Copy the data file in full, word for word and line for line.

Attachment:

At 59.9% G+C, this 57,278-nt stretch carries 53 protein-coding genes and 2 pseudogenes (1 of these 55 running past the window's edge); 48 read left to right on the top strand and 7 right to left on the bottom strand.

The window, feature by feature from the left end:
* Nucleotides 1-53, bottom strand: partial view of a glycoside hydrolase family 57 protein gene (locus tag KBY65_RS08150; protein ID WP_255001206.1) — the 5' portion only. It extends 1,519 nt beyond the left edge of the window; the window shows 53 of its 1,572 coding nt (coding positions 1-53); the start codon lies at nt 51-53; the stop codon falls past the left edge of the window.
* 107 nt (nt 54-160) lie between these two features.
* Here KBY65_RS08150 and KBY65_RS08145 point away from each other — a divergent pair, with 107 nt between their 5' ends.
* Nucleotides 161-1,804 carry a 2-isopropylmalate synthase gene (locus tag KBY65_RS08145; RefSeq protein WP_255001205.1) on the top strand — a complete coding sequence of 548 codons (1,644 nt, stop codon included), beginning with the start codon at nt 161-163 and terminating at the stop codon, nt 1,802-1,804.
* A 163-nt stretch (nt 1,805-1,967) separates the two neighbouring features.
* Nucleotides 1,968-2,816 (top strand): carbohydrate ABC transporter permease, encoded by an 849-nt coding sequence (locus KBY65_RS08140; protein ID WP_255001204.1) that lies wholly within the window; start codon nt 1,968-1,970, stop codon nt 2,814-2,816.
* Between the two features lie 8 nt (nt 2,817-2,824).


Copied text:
At 59.9% G+C, this 57,278-nt stretch carries 53 protein-coding genes and 2 pseudogenes (1 of these 55 running past the window's edge); 48 read left to right on the top strand and 7 right to left on the bottom strand.

The window, feature by feature from the left end:
* Nucleotides 1-53, bottom strand: partial view of a glycoside hydrolase family 57 protein gene (locus tag KBY65_RS08150; protein ID WP_255001206.1) — the 5' portion only. It extends 1,519 nt beyond the left edge of the window; the window shows 53 of its 1,572 coding nt (coding positions 1-53); the start codon lies at nt 51-53; the stop codon falls past the left edge of the window.
* 107 nt (nt 54-160) lie between these two features.
* Here KBY65_RS08150 and KBY65_RS08145 point away from each other — a divergent pair, with 107 nt between their 5' ends.
* Nucleotides 161-1,804 carry a 2-isopropylmalate synthase gene (locus tag KBY65_RS08145; RefSeq protein WP_255001205.1) on the top strand — a complete coding sequence of 548 codons (1,644 nt, stop codon included), beginning with the start codon at nt 161-163 and terminating at the stop codon, nt 1,802-1,804.
* A 163-nt stretch (nt 1,805-1,967) separates the two neighbouring features.
* Nucleotides 1,968-2,816 (top strand): carbohydrate ABC transporter permease, encoded by an 849-nt coding sequence (locus KBY65_RS08140; protein ID WP_255001204.1) that lies wholly within the window; start codon nt 1,968-1,970, stop codon nt 2,814-2,816.
* Between the two features lie 8 nt (nt 2,817-2,824).